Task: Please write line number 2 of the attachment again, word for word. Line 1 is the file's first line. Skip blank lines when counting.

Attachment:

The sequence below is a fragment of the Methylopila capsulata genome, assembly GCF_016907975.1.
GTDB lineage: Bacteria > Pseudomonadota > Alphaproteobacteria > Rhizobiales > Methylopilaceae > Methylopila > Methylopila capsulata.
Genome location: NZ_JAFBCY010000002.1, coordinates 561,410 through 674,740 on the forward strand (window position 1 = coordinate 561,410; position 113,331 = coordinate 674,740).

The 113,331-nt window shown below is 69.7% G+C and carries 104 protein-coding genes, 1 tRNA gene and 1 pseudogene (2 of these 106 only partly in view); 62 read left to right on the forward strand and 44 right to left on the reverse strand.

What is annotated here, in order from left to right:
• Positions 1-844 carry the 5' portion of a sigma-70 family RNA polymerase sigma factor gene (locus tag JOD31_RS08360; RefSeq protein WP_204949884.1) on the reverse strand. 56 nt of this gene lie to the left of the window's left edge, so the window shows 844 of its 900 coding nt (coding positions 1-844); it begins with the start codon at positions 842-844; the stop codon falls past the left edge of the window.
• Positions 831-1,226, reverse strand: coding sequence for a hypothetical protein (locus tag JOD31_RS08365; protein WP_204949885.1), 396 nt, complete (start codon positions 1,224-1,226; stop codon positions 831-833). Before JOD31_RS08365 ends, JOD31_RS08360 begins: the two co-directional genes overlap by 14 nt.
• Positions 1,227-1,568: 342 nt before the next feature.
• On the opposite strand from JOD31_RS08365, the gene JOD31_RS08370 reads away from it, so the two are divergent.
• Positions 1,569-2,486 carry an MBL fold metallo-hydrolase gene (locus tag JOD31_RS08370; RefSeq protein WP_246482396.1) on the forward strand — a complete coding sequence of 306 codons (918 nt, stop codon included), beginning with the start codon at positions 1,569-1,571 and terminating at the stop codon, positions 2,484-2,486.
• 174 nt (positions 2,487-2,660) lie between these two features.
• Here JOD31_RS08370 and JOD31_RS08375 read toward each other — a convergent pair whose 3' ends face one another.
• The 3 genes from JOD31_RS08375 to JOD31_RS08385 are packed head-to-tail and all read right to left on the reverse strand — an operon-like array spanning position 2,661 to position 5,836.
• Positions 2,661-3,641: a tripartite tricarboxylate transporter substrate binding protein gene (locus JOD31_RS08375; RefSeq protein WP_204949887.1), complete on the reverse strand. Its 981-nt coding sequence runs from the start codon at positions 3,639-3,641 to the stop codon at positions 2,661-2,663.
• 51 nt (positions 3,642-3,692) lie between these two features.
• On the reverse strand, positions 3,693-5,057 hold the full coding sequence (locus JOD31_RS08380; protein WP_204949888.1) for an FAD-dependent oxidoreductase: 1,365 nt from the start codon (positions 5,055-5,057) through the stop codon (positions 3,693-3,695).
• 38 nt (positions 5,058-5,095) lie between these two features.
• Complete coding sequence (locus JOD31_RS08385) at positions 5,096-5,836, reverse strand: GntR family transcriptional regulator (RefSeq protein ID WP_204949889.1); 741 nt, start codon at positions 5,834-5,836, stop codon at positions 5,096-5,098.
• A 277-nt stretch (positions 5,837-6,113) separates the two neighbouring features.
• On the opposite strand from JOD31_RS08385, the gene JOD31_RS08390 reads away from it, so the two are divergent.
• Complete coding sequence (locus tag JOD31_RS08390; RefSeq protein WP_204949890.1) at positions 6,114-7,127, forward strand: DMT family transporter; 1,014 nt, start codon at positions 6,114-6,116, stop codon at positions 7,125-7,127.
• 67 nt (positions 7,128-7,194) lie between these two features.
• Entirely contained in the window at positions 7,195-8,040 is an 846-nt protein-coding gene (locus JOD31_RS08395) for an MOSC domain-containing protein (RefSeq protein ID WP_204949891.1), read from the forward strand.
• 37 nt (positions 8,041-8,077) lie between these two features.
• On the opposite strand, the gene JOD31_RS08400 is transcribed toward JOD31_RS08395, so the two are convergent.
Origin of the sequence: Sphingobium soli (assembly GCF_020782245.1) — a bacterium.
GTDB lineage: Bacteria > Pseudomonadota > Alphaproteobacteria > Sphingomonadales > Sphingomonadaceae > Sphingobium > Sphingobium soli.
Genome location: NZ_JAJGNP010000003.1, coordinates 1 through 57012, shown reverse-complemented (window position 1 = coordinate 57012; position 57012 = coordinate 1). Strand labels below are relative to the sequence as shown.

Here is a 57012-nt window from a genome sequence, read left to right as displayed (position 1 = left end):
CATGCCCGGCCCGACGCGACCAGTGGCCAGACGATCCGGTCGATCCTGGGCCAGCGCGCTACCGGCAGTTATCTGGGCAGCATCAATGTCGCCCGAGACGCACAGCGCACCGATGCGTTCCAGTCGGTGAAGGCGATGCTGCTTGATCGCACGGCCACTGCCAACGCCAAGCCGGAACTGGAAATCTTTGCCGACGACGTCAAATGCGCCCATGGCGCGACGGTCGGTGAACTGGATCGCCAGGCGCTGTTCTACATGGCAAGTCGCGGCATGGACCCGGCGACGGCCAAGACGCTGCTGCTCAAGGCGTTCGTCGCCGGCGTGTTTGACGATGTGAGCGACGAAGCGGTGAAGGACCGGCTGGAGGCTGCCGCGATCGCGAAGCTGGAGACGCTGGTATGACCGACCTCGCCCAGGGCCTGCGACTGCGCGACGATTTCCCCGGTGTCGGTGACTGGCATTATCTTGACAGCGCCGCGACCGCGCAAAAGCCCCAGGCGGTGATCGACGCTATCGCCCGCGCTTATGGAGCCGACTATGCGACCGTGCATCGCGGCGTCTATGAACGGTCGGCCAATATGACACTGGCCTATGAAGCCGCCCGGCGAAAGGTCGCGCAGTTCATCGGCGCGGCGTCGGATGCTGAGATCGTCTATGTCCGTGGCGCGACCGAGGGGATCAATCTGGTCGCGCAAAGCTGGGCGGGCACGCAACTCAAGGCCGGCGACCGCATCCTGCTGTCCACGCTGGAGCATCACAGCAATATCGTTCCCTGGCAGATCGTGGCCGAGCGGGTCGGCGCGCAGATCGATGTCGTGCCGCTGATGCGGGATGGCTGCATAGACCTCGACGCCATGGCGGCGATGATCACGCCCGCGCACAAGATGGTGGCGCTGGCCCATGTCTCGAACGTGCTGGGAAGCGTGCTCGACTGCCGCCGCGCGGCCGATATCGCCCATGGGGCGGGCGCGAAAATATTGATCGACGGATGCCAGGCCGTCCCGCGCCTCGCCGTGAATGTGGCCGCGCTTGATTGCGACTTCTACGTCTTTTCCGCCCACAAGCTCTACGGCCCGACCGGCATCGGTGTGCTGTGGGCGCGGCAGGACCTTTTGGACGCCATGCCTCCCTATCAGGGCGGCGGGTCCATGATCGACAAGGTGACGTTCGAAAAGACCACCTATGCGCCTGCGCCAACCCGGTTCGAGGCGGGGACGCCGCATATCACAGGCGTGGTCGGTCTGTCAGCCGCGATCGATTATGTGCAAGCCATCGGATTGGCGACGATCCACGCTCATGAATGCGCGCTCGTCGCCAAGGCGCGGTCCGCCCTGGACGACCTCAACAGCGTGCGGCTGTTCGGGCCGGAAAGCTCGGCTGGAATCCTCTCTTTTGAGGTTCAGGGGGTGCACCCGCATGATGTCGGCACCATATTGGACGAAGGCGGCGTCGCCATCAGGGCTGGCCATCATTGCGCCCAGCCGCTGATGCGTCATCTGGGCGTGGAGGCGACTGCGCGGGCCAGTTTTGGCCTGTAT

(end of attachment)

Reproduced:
GTDB lineage: Bacteria > Pseudomonadota > Alphaproteobacteria > Rhizobiales > Methylopilaceae > Methylopila > Methylopila capsulata.